Hazel Street is a small residential drag sandwiched in between West River Road North and Gateway Boulevard South and for many years 63-year-old Gary Shores looked out his window and watched his community crumble before his eyes.
It wasn’t the neighborhood his father, John Shores, bought into in 1950.
Five years ago, half the homes on the street — easy to count when it’s just eight houses — were vacant and falling apart. From that perspective, it was easy for Shores, who inherited the family homestead after his father died, to say Elyria had some of the worst housing stock around.
“It was a nice neighborhood until all these empty houses started coming around,” Shores said Friday. “No one would take care of them, and they were falling down.”
The homes drew squatters, criminals and drug dealers. Shores said.
Then, in 2013 with Kevin Brubaker, now an assistant safety service director under Mayor Holly Brinda, leading the charge, the city’s Building Department began aggressively targeting and demolishing vacant homes. The aim was to improve the city’s housing stock by first ridding neighborhoods of the worst properties — the kind of homes that screamed vacant because of tall weeds, broken windows and missing or collapsing roofs and porches.
Four such homes on Hazel Street are now gone after meeting the business end of an excavator.
“And I’m glad they tore them all down,” Shores said. “It made the neighborhood a lot better.”
Brubaker, whose reputation preceded him to the point where residents wondered what house was on his radar every time he cruised a neighborhood street in his city-issued car, said the work has made a noticeable difference in the city.
The thousands of homes left behind are of better quality, and the offensive ones are fewer.
“We have a solid base here in this community. Our code enforcement and demolition programs in the last four years have made a difference,’’ Brubaker said.
A 2016 property inventory report compiled by the Western Reserve Land Conservancy backs that up.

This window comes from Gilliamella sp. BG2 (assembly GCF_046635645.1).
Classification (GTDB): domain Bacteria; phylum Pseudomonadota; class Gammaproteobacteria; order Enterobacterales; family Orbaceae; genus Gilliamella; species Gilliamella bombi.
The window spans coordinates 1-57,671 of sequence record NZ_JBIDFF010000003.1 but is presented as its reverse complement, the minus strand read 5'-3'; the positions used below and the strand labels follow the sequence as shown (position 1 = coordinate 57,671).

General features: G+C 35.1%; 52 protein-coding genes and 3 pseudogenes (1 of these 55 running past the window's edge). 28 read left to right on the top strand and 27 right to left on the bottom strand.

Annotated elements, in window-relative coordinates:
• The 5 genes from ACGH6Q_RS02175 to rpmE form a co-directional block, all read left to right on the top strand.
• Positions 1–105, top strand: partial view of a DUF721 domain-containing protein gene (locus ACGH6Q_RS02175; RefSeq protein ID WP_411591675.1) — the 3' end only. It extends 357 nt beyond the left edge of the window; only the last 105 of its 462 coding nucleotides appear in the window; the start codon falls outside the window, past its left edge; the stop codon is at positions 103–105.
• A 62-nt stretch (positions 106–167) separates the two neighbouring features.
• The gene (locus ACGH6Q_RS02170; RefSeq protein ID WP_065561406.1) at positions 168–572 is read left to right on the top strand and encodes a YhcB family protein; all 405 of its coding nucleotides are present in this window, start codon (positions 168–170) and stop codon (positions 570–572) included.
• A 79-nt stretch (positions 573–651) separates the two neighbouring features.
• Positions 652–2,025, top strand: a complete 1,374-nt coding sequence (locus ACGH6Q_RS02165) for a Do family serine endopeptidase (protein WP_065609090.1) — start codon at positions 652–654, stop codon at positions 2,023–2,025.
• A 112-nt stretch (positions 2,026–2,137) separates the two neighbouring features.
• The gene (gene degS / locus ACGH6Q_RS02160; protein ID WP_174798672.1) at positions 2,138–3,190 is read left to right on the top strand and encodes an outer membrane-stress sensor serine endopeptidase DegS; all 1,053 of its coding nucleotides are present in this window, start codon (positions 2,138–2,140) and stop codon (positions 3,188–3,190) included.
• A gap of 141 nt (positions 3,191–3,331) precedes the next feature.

Assembled over the summer when six surveyors armed with mobile devices loaded with geographic information system software and digital cameras walked neighborhoods to conduct parcel-by-parcel inspections from the public right-of-way, the report paints a picture of the quality of Elyria’s housing stock.
On a grading scale of “A” being excellent and “F” being unsafe or hazardous, 96 percent of occupied homes in Elyria earned a “B” grade or better, according to the report.
“This gives Elyria a solid base upon which to build a strategy that protects the quality of the city’s residential housing stock,” the report said.
It was nasty work back in 2013 when Brubaker and city inspectors started identifying homes for demolition.
Suited in heavy work boots, long shirts and thick pants, workers had to painstakingly document all areas of a home’s deterioration through room-by-room inspections — or from the road if they couldn’t legally get into a house — to find the worst properties to come down.
Using four sources of limited revenue, the city had to strategically target properties. To date, the work has resulted in 232 homes disappearing from the city landscape in the last four years.
A home at 115 Glendale Court was the 100th razed in the city through the demolition program.
It was a bittersweet moment for Elyria resident Barbie Blackhall to watch the large claw of an excavator bite into the vacant house a chunk at a time until the entire three-story structure was reduced to rubble.
“This is a really touchy subject for me,” said Blackhall, who moved from Glendale Court some time ago. “I think the demolitions were exactly a step in the right direction, and the city should continue to do them, but it happened to be the home of one of my best friends in the whole world. They had to demolish the house, but I loved and cared about the people who once lived there.”